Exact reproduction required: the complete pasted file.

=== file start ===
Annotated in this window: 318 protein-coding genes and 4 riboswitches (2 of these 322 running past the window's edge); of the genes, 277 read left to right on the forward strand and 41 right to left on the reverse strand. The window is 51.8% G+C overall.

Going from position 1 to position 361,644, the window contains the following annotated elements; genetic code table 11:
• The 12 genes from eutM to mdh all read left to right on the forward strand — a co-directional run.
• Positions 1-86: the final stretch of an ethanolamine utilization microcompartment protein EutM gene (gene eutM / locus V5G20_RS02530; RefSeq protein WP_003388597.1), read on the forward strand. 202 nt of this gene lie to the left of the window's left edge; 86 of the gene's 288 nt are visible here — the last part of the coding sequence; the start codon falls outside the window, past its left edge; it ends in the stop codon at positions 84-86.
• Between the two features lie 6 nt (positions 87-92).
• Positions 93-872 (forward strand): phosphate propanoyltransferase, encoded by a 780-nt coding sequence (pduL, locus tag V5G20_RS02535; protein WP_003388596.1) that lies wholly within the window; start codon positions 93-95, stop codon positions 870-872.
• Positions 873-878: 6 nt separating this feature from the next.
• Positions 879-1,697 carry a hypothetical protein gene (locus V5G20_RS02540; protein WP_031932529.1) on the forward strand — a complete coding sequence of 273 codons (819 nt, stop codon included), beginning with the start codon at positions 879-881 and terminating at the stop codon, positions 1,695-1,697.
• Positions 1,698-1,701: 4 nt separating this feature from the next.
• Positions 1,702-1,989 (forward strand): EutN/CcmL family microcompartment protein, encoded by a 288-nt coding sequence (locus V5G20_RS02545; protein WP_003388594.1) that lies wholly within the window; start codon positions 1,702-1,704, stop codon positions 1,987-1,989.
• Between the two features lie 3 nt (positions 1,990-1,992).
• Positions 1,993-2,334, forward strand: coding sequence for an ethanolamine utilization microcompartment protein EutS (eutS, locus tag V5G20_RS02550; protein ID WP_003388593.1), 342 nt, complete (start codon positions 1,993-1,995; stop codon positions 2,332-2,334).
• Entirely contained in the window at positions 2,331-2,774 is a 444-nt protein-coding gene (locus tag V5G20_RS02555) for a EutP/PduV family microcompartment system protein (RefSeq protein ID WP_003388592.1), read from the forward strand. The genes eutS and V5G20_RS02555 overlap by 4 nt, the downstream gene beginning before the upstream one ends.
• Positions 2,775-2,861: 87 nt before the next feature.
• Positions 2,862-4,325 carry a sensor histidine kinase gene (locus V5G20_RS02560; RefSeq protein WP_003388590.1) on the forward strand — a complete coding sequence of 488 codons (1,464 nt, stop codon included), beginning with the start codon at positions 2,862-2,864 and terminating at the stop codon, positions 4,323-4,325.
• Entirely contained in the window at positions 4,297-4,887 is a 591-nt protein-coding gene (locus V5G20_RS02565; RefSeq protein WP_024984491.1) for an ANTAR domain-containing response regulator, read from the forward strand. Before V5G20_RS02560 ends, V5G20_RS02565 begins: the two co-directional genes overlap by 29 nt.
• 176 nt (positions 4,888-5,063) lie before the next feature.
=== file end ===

Annotated in this window: 318 protein-coding genes and 4 riboswitches (2 of these 322 running past the window's edge); of the genes, 277 read left to right on the forward strand and 41 right to left on the reverse strand. The window is 51.8% G+C overall.

Going from position 1 to position 361,644, the window contains the following annotated elements; genetic code table 11:
• The 12 genes from eutM to mdh all read left to right on the forward strand — a co-directional run.
• Positions 1-86: the final stretch of an ethanolamine utilization microcompartment protein EutM gene (gene eutM / locus V5G20_RS02530; RefSeq protein WP_003388597.1), read on the forward strand. 202 nt of this gene lie to the left of the window's left edge; 86 of the gene's 288 nt are visible here — the last part of the coding sequence; the start codon falls outside the window, past its left edge; it ends in the stop codon at positions 84-86.
• Between the two features lie 6 nt (positions 87-92).
• Positions 93-872 (forward strand): phosphate propanoyltransferase, encoded by a 780-nt coding sequence (pduL, locus tag V5G20_RS02535; protein WP_003388596.1) that lies wholly within the window; start codon positions 93-95, stop codon positions 870-872.
• Positions 873-878: 6 nt separating this feature from the next.
• Positions 879-1,697 carry a hypothetical protein gene (locus V5G20_RS02540; protein WP_031932529.1) on the forward strand — a complete coding sequence of 273 codons (819 nt, stop codon included), beginning with the start codon at positions 879-881 and terminating at the stop codon, positions 1,695-1,697.
• Positions 1,698-1,701: 4 nt separating this feature from the next.
• Positions 1,702-1,989 (forward strand): EutN/CcmL family microcompartment protein, encoded by a 288-nt coding sequence (locus V5G20_RS02545; protein WP_003388594.1) that lies wholly within the window; start codon positions 1,702-1,704, stop codon positions 1,987-1,989.
• Between the two features lie 3 nt (positions 1,990-1,992).
• Positions 1,993-2,334, forward strand: coding sequence for an ethanolamine utilization microcompartment protein EutS (eutS, locus tag V5G20_RS02550; protein ID WP_003388593.1), 342 nt, complete (start codon positions 1,993-1,995; stop codon positions 2,332-2,334).
• Entirely contained in the window at positions 2,331-2,774 is a 444-nt protein-coding gene (locus tag V5G20_RS02555) for a EutP/PduV family microcompartment system protein (RefSeq protein ID WP_003388592.1), read from the forward strand. The genes eutS and V5G20_RS02555 overlap by 4 nt, the downstream gene beginning before the upstream one ends.
• Positions 2,775-2,861: 87 nt before the next feature.
• Positions 2,862-4,325 carry a sensor histidine kinase gene (locus V5G20_RS02560; RefSeq protein WP_003388590.1) on the forward strand — a complete coding sequence of 488 codons (1,464 nt, stop codon included), beginning with the start codon at positions 2,862-2,864 and terminating at the stop codon, positions 4,323-4,325.
• Entirely contained in the window at positions 4,297-4,887 is a 591-nt protein-coding gene (locus V5G20_RS02565; RefSeq protein WP_024984491.1) for an ANTAR domain-containing response regulator, read from the forward strand. Before V5G20_RS02560 ends, V5G20_RS02565 begins: the two co-directional genes overlap by 29 nt.
• 176 nt (positions 4,888-5,063) lie before the next feature.